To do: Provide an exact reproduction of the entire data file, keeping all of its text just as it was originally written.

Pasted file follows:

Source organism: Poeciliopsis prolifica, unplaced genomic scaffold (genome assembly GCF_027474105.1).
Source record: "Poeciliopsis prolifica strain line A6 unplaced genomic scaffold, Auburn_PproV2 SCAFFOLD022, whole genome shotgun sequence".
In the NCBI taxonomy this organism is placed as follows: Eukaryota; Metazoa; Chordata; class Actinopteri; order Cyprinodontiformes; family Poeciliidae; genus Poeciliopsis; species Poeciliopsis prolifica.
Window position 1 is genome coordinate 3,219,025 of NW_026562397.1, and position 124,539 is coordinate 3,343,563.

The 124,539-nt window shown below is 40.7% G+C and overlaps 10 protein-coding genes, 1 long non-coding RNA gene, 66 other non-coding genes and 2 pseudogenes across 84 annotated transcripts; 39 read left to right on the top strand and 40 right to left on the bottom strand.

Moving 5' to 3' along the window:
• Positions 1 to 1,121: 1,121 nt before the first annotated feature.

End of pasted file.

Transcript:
Source organism: Poeciliopsis prolifica, unplaced genomic scaffold (genome assembly GCF_027474105.1).
Source record: "Poeciliopsis prolifica strain line A6 unplaced genomic scaffold, Auburn_PproV2 SCAFFOLD022, whole genome shotgun sequence".
In the NCBI taxonomy this organism is placed as follows: Eukaryota; Metazoa; Chordata; class Actinopteri; order Cyprinodontiformes; family Poeciliidae; genus Poeciliopsis; species Poeciliopsis prolifica.
Window position 1 is genome coordinate 3,219,025 of NW_026562397.1, and position 124,539 is coordinate 3,343,563.

The 124,539-nt window shown below is 40.7% G+C and overlaps 10 protein-coding genes, 1 long non-coding RNA gene, 66 other non-coding genes and 2 pseudogenes across 84 annotated transcripts; 39 read left to right on the top strand and 40 right to left on the bottom strand.

Moving 5' to 3' along the window:
• Positions 1 to 1,121: 1,121 nt before the first annotated feature.